COMMUNITY GARDEN FUND HELD IN TRUST
Last week’s Gazette identified a new project, the Douglas Street Arts Group. This group have approached the Port Douglas Community Services Network (PDCSN) Inc requesting funding to assist with the mural project to beautify the Douglas region.
PDCSN Inc has been holding funds in a community garden account on behalf of the community for a few years now.
Due to numerous circumstances the PDCSN was unable to continue this project to its completion and as such held the funding until such time as another organisation could either continue with a community garden or similar venture.
While the PDCSN do not object to the proposal by the Douglas Street Art Group we feel it is not our entitlement to make this decision as we have only been holding the funding in trust for the community. We wish to offer the community an opportunity to support the funding to be allocated to this project.
A number of the organisations who donated money to the community garden have supported the use of this funding for the Douglas arts project.
If there are no objections we will ensure the funding is transferred accordingly to the Douglas Street Art group. Please do not hesitate to contact me if you require further information or if you wish to state an opinion/ support or objection; email@example.com by Friday 11th November.
Siobhan Delgado, manager, Port Douglas Neighbourhood Centre
At that time, the NT Government introduced a crocodile management program.
Over the years, this has become quite sophisticated and it is well explained on this website: https://nt.gov.au/ emergency/community-safety/crocodilecapture-and-management/areasmanaged
In the NT program, when crocodiles pose a threat to humans, they are usually trapped and either relocated to a crocodile farm or destroyed. Trapping and release in another area is deemed not useful due to crocodiles’ well known ability to travel long distances to return to their home habitat.
The NT program includes a well-used online system for the public to notify the government of crocodile sightings. The department then assesses the risk of each sighting and posts its intended and completed actions.
Two hundred and ninety crocodiles were removed in 2015 and a crocodile products business is developing: http:// www.abc.net.au/news/2016-01-03/ boost-to-croc-industry-as-croc-capturenumbers-released-nt/7065022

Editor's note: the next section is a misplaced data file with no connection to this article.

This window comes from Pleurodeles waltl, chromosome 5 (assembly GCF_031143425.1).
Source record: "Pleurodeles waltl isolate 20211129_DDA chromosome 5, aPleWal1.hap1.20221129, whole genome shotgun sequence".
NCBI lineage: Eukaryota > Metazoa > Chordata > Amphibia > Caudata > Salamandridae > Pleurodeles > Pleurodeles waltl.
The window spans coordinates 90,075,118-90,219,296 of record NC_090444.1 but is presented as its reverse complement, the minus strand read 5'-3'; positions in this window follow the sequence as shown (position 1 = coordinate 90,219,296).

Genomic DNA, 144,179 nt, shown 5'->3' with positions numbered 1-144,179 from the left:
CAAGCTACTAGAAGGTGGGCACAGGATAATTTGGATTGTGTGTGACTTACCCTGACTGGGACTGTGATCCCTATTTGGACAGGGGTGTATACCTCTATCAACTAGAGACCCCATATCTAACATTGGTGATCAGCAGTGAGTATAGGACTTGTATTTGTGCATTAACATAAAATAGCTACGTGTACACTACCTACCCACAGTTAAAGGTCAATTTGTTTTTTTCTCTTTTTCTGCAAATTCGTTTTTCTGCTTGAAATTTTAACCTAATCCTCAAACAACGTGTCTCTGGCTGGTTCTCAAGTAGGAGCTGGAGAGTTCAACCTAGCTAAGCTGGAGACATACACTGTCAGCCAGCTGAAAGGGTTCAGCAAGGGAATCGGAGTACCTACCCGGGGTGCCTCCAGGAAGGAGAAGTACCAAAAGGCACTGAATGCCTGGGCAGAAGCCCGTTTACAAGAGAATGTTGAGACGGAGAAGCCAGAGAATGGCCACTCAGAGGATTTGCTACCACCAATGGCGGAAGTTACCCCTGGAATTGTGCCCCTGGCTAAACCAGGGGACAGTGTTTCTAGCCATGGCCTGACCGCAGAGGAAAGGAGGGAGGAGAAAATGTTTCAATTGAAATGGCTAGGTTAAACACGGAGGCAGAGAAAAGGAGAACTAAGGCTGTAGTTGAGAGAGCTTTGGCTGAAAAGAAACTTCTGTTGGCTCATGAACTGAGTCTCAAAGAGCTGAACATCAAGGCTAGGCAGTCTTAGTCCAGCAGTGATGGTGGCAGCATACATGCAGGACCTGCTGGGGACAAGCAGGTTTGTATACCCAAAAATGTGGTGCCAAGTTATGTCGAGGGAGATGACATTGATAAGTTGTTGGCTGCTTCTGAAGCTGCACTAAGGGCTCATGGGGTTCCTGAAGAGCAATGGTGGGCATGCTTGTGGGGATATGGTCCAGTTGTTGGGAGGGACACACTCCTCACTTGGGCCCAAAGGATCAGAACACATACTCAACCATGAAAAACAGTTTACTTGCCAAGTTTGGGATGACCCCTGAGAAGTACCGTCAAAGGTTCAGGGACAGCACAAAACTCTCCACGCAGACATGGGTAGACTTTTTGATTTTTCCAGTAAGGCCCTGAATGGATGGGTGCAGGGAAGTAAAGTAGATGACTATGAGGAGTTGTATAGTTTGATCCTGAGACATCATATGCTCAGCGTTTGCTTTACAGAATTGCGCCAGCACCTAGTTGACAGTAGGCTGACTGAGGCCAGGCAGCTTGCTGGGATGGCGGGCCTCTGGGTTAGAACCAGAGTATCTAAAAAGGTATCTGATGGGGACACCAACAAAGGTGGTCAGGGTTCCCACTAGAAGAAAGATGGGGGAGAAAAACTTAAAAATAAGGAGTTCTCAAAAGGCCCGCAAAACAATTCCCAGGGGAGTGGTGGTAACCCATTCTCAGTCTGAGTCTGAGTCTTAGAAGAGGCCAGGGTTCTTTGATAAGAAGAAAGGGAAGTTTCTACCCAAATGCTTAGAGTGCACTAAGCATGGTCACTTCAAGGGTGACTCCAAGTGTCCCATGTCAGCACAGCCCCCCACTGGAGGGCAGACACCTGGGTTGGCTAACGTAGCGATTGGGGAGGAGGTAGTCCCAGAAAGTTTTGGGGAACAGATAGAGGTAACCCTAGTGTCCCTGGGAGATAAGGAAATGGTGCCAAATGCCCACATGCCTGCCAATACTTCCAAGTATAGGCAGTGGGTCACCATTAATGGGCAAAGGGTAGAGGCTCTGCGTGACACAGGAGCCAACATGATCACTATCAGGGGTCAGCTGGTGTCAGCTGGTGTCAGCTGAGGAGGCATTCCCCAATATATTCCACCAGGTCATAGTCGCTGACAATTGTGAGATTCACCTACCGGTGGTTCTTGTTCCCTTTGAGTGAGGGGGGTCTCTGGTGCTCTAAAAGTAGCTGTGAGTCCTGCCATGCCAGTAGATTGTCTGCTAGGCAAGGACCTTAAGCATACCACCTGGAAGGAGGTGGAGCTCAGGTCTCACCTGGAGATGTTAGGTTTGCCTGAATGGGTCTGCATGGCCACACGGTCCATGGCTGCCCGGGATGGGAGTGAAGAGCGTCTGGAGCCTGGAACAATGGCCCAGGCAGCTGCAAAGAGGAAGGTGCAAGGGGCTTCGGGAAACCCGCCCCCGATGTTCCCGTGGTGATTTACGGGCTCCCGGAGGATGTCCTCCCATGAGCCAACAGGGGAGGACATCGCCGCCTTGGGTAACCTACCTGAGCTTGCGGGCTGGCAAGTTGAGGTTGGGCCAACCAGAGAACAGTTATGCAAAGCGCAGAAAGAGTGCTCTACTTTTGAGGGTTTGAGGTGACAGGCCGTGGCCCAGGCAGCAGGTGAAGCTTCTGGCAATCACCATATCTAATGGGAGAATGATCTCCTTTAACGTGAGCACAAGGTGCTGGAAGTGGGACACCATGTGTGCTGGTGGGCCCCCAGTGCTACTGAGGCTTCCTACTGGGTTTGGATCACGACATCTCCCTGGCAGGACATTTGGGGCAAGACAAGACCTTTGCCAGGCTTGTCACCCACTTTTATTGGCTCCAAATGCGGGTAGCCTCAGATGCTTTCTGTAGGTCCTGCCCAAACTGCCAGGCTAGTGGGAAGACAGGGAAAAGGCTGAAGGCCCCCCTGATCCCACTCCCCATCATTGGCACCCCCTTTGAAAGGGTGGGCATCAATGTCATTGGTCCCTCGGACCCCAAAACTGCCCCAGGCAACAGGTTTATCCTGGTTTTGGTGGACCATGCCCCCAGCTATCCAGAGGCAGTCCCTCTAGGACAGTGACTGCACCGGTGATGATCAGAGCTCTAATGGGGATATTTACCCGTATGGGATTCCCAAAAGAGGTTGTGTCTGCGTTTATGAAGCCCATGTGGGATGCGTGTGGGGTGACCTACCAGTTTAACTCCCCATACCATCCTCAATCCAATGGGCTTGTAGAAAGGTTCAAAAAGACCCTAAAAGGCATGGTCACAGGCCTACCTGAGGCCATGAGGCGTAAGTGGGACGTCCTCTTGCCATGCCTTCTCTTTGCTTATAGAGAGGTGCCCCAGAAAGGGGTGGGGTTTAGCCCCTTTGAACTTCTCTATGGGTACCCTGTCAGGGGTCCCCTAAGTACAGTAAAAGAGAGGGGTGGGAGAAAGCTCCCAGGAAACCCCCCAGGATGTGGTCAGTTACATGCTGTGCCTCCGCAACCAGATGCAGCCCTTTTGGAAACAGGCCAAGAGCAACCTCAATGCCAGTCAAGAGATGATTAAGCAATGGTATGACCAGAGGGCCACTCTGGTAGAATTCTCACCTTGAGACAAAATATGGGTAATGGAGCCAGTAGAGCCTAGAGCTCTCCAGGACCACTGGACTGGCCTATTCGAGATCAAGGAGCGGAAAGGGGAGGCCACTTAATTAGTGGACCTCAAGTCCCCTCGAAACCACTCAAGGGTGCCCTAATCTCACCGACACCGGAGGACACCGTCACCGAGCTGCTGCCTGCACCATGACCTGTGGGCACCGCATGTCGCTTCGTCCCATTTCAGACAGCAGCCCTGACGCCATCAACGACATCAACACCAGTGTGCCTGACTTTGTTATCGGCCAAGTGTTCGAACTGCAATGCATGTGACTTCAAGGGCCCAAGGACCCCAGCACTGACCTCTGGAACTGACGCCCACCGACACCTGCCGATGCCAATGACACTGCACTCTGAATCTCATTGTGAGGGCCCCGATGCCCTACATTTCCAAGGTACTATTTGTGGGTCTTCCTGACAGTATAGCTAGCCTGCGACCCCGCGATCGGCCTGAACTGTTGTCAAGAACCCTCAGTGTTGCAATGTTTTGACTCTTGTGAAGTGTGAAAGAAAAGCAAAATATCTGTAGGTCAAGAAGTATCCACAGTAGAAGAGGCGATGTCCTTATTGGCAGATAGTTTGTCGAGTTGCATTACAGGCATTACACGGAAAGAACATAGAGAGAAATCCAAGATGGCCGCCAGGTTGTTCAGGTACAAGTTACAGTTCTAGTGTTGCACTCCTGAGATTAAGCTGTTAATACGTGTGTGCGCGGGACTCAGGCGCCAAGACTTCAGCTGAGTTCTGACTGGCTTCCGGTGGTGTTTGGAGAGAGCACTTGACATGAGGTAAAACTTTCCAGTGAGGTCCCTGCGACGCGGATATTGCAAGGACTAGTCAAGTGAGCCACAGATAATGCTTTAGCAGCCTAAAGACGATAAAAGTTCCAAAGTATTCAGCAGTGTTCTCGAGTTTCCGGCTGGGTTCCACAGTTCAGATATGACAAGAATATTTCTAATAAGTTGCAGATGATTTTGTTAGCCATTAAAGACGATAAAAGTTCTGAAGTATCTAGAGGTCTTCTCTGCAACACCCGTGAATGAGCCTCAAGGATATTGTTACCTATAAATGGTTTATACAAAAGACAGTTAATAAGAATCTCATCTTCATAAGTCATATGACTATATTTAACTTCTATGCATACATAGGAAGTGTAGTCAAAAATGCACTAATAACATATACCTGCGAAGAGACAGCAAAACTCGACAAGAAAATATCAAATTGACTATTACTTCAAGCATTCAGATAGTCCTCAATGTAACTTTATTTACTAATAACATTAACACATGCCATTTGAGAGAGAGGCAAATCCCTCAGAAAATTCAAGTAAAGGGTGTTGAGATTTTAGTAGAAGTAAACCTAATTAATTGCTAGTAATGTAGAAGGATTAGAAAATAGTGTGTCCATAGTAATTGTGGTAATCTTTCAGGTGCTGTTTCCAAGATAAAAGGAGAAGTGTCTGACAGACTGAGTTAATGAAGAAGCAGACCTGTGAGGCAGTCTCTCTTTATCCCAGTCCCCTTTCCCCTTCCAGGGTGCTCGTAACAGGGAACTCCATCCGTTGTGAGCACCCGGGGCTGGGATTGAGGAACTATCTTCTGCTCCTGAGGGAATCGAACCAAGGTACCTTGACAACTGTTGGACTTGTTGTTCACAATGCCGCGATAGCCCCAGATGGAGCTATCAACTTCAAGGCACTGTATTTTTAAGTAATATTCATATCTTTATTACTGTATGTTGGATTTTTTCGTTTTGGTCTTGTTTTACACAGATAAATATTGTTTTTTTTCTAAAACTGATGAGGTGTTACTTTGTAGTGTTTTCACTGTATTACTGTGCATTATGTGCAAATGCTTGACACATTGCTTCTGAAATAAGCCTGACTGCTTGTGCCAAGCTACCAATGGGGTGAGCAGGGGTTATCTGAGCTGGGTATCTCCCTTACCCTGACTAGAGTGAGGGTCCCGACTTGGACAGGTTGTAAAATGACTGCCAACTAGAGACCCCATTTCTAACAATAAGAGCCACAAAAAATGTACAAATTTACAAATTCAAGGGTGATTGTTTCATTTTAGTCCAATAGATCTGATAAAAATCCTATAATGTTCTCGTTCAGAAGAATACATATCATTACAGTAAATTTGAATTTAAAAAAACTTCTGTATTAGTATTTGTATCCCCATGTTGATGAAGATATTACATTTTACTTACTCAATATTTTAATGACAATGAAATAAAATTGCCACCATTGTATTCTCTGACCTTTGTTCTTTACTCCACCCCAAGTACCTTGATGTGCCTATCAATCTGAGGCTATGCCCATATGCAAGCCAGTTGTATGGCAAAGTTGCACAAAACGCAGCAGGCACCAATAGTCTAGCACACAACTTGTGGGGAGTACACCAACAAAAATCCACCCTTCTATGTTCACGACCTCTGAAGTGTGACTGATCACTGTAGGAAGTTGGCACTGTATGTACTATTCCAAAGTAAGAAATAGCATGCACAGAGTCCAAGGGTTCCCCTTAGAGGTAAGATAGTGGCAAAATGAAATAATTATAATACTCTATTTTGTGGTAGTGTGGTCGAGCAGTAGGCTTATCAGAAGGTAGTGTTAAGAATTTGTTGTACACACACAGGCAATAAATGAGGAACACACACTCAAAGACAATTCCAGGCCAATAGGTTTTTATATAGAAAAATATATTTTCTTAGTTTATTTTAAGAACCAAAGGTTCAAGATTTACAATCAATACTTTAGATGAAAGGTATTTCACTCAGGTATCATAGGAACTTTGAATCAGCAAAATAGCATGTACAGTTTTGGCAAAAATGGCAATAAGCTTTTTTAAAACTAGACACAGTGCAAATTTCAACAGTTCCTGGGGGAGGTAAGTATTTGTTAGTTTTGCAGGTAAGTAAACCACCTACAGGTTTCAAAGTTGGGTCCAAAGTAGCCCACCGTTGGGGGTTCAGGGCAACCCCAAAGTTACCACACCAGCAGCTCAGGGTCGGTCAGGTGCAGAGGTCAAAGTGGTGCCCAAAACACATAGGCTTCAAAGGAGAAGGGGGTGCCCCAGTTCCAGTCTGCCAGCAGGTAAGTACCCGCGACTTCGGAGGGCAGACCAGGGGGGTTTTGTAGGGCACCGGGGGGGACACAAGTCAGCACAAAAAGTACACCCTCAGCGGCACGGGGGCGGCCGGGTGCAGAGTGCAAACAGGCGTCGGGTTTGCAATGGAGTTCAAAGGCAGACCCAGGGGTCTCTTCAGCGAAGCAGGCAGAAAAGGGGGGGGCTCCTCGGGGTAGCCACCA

It is clear Queensland trails the NT in crocodile risk management. In the current Queensland system, the EHP website nominates “Crocodile Urban Management Areas” for Gladstone, Mackay, Rockhampton, Cairns, Cassowary Coast and Hinchinbrook. Each of these nominates three zones:
Zone 1: prevent crocodiles entering the area and remove any that do
Zone 2: remove crocodiles of over two metres in length or that show aggressive tendencies Zone 3: remove crocodiles of concern By default, Douglas Shire is entirely Zone 3.
The EHP’s “Crocwatch” system allows notification of sightings and these are sub classified into “confirmed” and “unconfirmed”.
See: https://www.ehp.qld.gov.au/ wildlife/livingwith/crocodiles/crocwatch/ index.html
In 2015 and 2016 combined, only two crocodiles have been removed under the program: one in the Townsville Marina (October 2016) and another in the Mary River (June 2015).
In 2016, Douglas Shire notifications of sightings have been posted for Wonga Beach, Cape Tribulation, Thala Beach, Noah Beach (Bloomfield), Four Mile Beach, Mirage Golf Course and the Mossman River.
In most cases, the EHP response is to say a site survey was undertaken and recent sighting signs deployed. In particular, the response to the August 2016 sighting on Four Mile Beach was to notify the Surf Lifesaving Club to close the beach and to deploy recent sighting signs.
We hope the Queensland Government’s review of crocodile management continues the concept of “zones” but with refreshed, and researchbased, definitions. To us, the current definitions have weaknesses:
• Zone 1: is it really possible to prevent crocodiles entering an area?
• Zone 2: is there research to show that two metres is a critical length? What is the definition of “aggressive tendencies?”
• Zone 3: What defines a “crocodile of concern?”
We also applaud and support the concept of EHP employing indigenous rangers to assist with the implementation of the revised system. This is very practical as EHP does not have the man/ woman power located within Douglas Shire to do this.
Clearly crocodile numbers are increasing in the Douglas Shire. Booming tourism with many swimmers requires an enhanced risk-management plan – both protect human life and protect the area’s reputation as a wonderful and safe tourist destination.
If the current zoning system is maintained, we recommend that Crocodile Urban Management Areas (including Zones 1 and 2) be established in the Douglas Shire.
We imagine that settings such as Four Mile, Newell and Wonga beaches being classified as Zone 1, Dickson’s inlet either Zone 2 or 3, and the Daintree River remaining Zone 3 might eventuate.
We believe that community consultation during the defining of these zones will encourage community buy-in to the process.
We also suggest the council begin an awareness program to encourage the use of the EHP department’s notification system.
This will provide substance and details for these discussions.
Dr Doug & Jude Quarry, Port Douglas